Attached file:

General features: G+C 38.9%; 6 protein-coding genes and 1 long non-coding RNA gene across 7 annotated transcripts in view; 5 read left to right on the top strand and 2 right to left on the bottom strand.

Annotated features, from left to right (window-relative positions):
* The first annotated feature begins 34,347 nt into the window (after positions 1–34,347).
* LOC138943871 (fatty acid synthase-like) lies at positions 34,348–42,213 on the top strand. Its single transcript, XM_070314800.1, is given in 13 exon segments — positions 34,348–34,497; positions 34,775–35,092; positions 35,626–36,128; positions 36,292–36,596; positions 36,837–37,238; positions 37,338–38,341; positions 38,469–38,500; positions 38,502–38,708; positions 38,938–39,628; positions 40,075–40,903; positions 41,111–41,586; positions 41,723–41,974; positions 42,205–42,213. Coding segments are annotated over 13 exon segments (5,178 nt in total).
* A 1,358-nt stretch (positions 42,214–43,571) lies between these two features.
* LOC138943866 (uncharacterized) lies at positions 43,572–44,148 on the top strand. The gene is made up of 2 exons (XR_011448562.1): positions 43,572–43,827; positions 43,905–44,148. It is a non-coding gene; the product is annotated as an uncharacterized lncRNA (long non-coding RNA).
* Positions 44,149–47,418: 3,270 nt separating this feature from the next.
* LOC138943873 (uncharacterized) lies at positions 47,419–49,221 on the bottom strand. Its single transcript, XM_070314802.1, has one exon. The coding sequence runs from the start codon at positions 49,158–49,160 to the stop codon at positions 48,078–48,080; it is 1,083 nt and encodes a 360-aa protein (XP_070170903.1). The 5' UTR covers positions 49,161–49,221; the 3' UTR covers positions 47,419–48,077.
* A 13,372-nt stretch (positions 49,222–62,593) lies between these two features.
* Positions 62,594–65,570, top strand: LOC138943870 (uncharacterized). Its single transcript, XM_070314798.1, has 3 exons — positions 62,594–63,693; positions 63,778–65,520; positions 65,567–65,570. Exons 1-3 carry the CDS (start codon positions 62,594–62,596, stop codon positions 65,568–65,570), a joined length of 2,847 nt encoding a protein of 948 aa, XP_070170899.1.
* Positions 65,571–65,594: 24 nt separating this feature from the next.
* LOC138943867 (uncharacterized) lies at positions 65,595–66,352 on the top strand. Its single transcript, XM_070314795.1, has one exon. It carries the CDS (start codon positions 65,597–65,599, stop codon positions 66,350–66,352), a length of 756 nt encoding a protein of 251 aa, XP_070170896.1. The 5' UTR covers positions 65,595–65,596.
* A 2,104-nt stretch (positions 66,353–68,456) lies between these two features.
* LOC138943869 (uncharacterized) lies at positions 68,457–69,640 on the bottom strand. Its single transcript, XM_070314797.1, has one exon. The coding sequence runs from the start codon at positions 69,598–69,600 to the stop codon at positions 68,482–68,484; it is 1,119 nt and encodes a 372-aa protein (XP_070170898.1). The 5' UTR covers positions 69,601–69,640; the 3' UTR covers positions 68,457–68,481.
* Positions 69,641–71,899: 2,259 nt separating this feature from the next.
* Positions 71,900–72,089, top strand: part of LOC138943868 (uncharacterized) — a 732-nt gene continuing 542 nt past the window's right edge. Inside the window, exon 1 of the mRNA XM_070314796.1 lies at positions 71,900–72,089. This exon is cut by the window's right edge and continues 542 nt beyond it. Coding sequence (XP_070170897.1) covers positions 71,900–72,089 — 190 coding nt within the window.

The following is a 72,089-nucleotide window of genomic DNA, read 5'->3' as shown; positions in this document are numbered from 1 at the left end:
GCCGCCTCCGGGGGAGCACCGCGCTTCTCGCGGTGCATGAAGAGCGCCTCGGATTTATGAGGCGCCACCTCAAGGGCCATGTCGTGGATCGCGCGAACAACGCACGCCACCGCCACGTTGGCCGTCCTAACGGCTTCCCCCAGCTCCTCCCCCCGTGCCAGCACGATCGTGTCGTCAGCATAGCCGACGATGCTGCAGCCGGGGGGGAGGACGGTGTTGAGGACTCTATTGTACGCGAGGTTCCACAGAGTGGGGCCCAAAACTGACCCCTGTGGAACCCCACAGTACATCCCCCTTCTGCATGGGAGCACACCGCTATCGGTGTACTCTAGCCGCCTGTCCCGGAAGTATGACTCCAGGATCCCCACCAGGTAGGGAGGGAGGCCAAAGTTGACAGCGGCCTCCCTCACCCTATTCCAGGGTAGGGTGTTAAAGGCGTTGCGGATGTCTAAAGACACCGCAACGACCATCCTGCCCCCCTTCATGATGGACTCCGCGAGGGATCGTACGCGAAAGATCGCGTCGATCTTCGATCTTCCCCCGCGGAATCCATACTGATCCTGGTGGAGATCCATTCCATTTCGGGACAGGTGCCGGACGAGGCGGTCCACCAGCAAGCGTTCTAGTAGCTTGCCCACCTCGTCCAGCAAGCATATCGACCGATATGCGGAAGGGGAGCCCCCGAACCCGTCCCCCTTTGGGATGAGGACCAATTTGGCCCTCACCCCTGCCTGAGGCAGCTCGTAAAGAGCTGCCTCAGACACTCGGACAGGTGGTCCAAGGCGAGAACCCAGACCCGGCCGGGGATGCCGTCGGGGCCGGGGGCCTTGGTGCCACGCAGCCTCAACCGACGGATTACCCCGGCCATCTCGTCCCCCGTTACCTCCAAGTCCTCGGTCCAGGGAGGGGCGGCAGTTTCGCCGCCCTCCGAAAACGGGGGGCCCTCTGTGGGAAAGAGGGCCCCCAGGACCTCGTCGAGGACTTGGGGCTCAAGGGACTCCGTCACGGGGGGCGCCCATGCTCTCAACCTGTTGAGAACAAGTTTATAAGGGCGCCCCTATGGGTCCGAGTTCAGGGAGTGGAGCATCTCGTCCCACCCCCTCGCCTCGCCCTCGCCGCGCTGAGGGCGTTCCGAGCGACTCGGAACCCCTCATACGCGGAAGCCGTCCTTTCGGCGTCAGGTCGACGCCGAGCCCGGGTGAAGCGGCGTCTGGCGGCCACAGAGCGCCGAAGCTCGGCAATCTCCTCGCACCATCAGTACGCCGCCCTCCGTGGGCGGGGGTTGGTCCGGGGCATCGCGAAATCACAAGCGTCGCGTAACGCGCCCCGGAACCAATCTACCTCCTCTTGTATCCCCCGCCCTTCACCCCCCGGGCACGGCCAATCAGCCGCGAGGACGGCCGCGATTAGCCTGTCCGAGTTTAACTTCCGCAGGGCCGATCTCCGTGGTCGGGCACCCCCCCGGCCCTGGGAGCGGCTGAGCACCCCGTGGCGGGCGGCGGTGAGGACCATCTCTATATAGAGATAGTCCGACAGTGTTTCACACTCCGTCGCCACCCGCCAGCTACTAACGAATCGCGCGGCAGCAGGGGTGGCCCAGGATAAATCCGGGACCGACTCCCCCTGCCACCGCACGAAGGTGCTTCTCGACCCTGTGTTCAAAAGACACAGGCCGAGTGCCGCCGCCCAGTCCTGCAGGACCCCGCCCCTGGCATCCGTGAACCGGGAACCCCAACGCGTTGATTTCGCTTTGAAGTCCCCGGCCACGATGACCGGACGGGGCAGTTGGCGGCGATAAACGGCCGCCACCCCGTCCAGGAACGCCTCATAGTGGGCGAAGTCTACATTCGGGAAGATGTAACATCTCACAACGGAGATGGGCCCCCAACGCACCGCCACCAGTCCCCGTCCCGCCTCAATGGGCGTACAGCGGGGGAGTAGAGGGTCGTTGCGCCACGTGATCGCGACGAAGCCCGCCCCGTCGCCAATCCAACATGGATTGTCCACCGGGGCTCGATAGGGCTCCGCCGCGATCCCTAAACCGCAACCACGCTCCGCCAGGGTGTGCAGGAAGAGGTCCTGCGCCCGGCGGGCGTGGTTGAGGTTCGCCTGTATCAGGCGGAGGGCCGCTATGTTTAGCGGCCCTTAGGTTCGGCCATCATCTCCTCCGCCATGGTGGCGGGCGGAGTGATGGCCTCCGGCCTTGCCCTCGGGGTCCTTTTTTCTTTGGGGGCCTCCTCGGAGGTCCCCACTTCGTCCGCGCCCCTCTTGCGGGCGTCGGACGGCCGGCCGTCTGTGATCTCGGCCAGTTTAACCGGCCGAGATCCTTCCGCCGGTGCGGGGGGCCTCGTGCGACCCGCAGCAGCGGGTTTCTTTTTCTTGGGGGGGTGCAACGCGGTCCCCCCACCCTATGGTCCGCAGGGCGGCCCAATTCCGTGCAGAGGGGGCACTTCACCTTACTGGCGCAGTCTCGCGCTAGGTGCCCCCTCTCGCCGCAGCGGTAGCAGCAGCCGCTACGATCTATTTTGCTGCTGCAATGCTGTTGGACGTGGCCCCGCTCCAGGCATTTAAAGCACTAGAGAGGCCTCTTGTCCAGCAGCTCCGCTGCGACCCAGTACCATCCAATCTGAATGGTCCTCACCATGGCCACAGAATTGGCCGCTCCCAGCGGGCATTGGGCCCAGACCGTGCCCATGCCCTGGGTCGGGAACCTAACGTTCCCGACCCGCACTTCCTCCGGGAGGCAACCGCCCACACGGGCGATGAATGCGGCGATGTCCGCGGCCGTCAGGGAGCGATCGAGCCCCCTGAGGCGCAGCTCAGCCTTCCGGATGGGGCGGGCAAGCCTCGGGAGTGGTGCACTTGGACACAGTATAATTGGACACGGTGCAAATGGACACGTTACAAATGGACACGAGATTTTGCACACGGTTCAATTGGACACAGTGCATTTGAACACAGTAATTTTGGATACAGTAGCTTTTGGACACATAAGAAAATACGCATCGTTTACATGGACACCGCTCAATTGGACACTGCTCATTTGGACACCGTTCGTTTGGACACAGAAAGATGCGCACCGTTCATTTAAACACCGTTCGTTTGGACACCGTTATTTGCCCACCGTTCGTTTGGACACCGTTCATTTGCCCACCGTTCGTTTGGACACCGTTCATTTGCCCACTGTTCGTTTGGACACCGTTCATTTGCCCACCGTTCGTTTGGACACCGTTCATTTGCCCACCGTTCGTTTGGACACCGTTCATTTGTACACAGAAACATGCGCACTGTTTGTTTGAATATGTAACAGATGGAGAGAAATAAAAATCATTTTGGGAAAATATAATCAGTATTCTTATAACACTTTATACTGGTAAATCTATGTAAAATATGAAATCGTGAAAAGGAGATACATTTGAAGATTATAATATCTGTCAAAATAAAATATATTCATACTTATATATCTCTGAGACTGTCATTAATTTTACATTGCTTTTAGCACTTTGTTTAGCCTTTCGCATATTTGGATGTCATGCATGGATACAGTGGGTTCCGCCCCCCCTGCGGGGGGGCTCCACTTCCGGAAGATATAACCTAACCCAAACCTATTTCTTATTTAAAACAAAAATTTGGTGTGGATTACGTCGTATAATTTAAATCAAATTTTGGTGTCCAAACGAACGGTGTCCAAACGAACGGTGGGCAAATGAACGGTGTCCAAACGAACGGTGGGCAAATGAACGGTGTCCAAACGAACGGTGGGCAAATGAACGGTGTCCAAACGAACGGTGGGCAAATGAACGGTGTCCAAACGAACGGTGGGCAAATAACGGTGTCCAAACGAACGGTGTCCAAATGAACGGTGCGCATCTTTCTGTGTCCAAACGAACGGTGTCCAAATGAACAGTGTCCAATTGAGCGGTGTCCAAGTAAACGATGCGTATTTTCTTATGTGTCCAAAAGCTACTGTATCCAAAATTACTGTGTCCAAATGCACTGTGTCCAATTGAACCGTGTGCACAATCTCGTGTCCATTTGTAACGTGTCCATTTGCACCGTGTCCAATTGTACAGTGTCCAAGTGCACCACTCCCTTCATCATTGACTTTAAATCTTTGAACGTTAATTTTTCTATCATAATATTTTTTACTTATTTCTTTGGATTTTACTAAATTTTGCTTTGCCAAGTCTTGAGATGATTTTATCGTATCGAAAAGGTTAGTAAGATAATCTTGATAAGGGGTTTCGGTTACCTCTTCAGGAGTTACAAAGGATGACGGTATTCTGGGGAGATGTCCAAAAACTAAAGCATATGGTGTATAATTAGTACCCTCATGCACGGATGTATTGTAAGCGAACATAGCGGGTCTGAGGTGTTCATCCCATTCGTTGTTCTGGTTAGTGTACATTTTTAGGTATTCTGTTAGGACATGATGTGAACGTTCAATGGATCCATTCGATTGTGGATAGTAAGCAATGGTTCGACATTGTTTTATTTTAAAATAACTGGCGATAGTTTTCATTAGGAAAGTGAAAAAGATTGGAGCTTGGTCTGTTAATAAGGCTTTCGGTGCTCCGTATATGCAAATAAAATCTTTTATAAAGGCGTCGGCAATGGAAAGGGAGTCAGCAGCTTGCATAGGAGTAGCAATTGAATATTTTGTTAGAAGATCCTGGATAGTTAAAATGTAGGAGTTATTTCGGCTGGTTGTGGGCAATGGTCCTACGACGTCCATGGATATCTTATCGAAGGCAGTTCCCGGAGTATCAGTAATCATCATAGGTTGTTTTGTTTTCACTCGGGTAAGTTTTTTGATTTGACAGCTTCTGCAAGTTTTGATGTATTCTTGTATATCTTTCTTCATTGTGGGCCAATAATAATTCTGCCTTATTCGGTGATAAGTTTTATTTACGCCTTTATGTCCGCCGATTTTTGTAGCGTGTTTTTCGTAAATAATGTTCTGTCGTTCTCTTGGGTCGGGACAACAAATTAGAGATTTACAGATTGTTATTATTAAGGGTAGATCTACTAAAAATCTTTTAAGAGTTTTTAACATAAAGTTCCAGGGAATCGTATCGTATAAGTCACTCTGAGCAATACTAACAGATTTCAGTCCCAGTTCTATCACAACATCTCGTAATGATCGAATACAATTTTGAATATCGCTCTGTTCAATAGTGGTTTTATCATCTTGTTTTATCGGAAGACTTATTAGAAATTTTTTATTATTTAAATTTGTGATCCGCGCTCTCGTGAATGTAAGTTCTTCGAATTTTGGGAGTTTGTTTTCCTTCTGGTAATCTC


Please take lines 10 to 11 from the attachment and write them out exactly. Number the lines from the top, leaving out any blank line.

* Positions 62,594–65,570, top strand: LOC138943870 (uncharacterized). Its single transcript, XM_070314798.1, has 3 exons — positions 62,594–63,693; positions 63,778–65,520; positions 65,567–65,570. Exons 1-3 carry the CDS (start codon positions 62,594–62,596, stop codon positions 65,568–65,570), a joined length of 2,847 nt encoding a protein of 948 aa, XP_070170899.1.
* Positions 65,571–65,594: 24 nt separating this feature from the next.